The aptly named Active Ingredients brings together four of the strongest players on the New York free scene. Drummer Chad Taylor worked with Fred Anderson and several Chicago Underground groupings before moving east. Bassist Tom Abbs plays with the Brooklyn Jump Arts Collective and anchors other ensembles with Taylor. Trombonist Steve Swell has employed alto saxophonist Jemeel Moondoc in his Unified Theory of Sound; Moondoc also leads groups of his own.
“Song for Dyani” establishes the group identity with Taylor playing with three hands and Abbs happy to keep up with his pace. Swell and Moondoc play an easy theme sounding old yet futuristic, their leisurely pace at odds with the hurricane rhythms. Moondoc finds plenty to do while soloing, and the tune fades out with Swell wailing. Starting slow and serious, “Velocity” becomes a casually daring field of solo for Moondoc and Swell.
On “Slate” Taylor’s drum set sounds like it’s being played by a hail storm. Moondoc blows wild and personal with Swell and Mazurek adding color with head charts. “Visual Industries” has Taylor and Abbs running like Godzilla’s coming. Their manic pace contrasts with the theme unison played lazily by Swell and Moondoc. Everything stops for a bowed Abbs solo broken by the others returning with the Ornetteish theme. Moondoc sets blues and small moody thoughts against his raging rhythm section.
Abbs starts “Modern Mythology” with a solid, straightforward bass line. Taylor joins on hand drum, then Moondoc leads Swell and Rob Mazurek in a discreet hunting theme that busts open with Moondoc repeating a line similar to “A Love Supreme.” Taylor’s drumming keeps it humid, until he switches to sticks during Moondoc’s solo. The band clicks into group improv before restructuring for Mazurek and Swell’s extended duet. Both players respond to Moondoc’s calls on “Titration,” eventually playing unison until Moondoc and Swell explore together over the tumultuous rhythm section. David Boykin takes it down and plays it sweet, but once the tempo comes back Boykin urges the band through a stellar regions flight. The piece resolves with a solemn horn arrangement.
Active Ingredients has turned in an impressive debut. Amidst the many projects to which these musicians contribute, hopefully this group will become a priority.
Track Listing: Song for Dyani; Velocity; Slate; Visual Industries; Modern Mythology; Absence; Titration; Dependent Origination; Other People?s Problems.
Personnel: Jemeel Moondoc, alto sax; Chad Taylor, drum; Tom Abbs, bass; Steve Swell Trombone; Rob Mazurek, coronet; David Boyken, tenor
I was first exposed to jazz circa 1973, when I met a fellow who ran Kappy's Record Store over near 10th Ave., on 42nd St. in NYC. We really clicked and when I told him I played piano and went to Music & Art HS, and had just started at City College of NY as a music major, he asked if I liked jazz...I said yes but I didn't know much about it, but that I did have sheet music for many popular 1920's through 1940's tunes by noted composers (Porter; Gershwins; Irving Berlin; Rodgers & Hammerstein/Hart; Jerome Kern; Lerner & Loewe; etc.) that my mother had sung beautifully starting in the 1940's including tons of famous show tunes, and I played many of those songs already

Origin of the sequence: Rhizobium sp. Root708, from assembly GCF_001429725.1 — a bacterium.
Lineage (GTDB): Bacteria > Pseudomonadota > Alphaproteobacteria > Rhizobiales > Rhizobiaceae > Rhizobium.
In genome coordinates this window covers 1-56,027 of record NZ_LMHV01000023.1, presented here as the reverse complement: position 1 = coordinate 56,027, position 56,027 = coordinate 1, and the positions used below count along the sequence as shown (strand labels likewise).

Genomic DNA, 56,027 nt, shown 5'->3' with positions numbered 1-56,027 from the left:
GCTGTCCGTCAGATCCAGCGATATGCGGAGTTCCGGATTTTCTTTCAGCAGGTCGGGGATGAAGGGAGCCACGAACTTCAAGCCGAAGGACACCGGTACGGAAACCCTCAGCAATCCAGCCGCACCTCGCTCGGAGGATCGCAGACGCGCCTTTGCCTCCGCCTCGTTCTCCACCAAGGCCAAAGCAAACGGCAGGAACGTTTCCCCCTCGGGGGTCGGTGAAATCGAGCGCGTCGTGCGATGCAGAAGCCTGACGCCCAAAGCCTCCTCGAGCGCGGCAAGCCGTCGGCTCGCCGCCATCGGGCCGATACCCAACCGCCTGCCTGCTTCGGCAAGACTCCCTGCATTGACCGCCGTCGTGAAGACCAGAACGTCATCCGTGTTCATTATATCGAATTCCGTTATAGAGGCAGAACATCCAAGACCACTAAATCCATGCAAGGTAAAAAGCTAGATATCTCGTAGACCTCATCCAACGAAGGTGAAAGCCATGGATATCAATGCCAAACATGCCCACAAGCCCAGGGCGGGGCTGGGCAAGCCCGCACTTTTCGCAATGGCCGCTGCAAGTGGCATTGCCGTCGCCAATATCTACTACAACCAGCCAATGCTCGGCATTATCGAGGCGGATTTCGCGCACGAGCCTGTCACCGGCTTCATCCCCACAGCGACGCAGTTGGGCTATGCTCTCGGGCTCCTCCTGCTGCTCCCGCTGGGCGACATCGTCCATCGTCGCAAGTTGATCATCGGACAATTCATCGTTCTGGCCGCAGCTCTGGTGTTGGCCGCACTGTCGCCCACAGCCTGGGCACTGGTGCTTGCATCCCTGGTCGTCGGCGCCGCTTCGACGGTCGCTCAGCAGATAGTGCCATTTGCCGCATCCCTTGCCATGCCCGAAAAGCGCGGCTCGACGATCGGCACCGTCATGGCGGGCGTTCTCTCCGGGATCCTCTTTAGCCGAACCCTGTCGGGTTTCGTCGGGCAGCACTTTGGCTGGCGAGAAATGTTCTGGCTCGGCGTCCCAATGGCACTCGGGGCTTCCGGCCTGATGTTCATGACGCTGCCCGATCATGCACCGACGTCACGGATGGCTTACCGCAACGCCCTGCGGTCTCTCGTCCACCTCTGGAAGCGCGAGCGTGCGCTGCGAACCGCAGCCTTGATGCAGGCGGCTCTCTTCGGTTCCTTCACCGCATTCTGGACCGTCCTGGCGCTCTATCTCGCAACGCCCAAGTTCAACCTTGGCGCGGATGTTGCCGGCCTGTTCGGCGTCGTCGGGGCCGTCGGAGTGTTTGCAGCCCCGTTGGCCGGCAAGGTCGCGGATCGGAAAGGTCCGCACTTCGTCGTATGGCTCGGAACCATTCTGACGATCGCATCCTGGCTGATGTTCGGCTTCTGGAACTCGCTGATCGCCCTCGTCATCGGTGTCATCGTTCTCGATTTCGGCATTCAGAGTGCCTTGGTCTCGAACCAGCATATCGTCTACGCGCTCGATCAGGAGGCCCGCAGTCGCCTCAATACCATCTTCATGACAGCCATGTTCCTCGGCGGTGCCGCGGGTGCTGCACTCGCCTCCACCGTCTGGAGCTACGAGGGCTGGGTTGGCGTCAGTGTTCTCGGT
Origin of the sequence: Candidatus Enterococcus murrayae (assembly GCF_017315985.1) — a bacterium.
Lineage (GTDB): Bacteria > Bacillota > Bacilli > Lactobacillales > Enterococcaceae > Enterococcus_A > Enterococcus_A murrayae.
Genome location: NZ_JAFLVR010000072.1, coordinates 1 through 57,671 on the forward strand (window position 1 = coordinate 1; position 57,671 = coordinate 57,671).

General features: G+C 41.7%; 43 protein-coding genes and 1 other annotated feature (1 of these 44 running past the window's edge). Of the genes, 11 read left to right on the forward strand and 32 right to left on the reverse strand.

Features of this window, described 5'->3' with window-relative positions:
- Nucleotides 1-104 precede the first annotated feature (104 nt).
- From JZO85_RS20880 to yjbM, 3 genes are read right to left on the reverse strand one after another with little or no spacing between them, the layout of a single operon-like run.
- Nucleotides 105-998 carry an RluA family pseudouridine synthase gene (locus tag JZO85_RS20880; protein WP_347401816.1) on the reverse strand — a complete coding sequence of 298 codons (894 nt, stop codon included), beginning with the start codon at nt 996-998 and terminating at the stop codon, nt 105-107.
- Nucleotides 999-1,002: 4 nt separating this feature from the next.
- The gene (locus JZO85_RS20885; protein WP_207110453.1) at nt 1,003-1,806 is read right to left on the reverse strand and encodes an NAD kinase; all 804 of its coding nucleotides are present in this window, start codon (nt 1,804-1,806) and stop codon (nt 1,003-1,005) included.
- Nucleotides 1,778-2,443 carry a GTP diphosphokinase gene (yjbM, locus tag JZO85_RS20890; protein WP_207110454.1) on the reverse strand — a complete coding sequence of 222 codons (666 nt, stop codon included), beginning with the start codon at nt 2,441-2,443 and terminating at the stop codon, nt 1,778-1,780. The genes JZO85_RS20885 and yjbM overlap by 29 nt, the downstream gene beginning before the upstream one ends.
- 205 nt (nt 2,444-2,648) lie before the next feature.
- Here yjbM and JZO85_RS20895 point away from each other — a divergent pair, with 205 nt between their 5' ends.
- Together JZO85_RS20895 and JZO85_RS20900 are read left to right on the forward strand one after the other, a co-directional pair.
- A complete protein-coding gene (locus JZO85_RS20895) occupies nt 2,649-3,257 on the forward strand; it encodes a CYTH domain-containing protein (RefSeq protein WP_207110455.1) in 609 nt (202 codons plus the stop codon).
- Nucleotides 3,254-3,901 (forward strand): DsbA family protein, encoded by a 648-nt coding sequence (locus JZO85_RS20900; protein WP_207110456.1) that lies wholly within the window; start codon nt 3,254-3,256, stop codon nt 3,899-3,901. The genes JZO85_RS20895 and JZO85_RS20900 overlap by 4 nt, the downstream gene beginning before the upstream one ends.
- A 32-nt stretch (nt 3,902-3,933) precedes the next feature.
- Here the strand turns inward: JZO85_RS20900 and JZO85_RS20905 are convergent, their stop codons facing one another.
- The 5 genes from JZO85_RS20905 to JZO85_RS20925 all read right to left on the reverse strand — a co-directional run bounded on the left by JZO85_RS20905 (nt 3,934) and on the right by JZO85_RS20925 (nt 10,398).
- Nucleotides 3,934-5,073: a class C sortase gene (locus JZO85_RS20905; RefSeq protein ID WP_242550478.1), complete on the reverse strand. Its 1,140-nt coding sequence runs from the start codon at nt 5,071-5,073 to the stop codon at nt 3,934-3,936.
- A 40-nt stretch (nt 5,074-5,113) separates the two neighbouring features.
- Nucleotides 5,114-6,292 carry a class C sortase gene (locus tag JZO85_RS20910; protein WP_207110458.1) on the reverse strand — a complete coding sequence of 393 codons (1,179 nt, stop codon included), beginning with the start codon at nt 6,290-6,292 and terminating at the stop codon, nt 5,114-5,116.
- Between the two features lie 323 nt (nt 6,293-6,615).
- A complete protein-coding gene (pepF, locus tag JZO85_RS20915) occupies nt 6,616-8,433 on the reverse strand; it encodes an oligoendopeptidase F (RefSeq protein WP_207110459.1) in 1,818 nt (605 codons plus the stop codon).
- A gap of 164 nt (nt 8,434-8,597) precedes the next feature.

I was first exposed to jazz circa 1973, when I met a fellow who ran Kappy's Record Store over near 10th Ave., on 42nd St. in NYC. We really clicked and when I told him I played piano and went to Music & Art HS, and had just started at City College of NY as a music major, he asked if I liked jazz...I said yes but I didn't know much about it, but that I did have sheet music for many popular 1920's through 1940's tunes by noted composers (Porter; Gershwins; Irving Berlin; Rodgers & Hammerstein/Hart; Jerome Kern; Lerner & Loewe; etc.) that my mother had sung beautifully starting in the 1940's including tons of famous show tunes, and I played many of those songs already. SOOOO... he started me off LP's by Oscar Peterson, Art Tatum, Bud Powell, Errol Garner, Bill Evans, Monty Alexander, Charlie Byrd, and Dave Brubeck... does it get any better than that? ...No, it doesn't. I was hooked!!
I met and had a master class with the late music giant John Lewis, leader of the Modern Jazz Quartet! This was at CCNY in 1977. I was blessed! It was an incredible class... how could it have been anything else?!?!
The first jazz record I bought was...I bought numerous records from my friend at the record store, as mentioned above. He introduced me to nothing but music giants/legends! I think The Dave Brubeck Quartet, Greatest Hits, was actually the first one.
My advice to new listeners... study first--understand the rudiments--solfeggio, keys, scales, and basic chords. Read a book or take a class that includes the study of chord progressions, especially in jazz. It should ideally be a piano class so you can play multiple notes together. Have a good EAR or else it's not really worth it in my view...to become a musician, a good EAR for music is about as fundamental as breathing! Learn to read chord charts--i.e., lead sheets - wherein you play various voicings of the chords--major, minor, dominant 7th (alterations of these, you can learn over time - the basic chords are most important for starters), plus the melody, on the piano or keyboard. If you have to read the exact notes, then it's not the same as actually internalizing it & getting it all into your head. If you can do this, I think you're ready not only for listening to jazz, but understanding many concepts of it! Of course...anyone can listen to jazz... but I think it's so good to also have a grasp of it.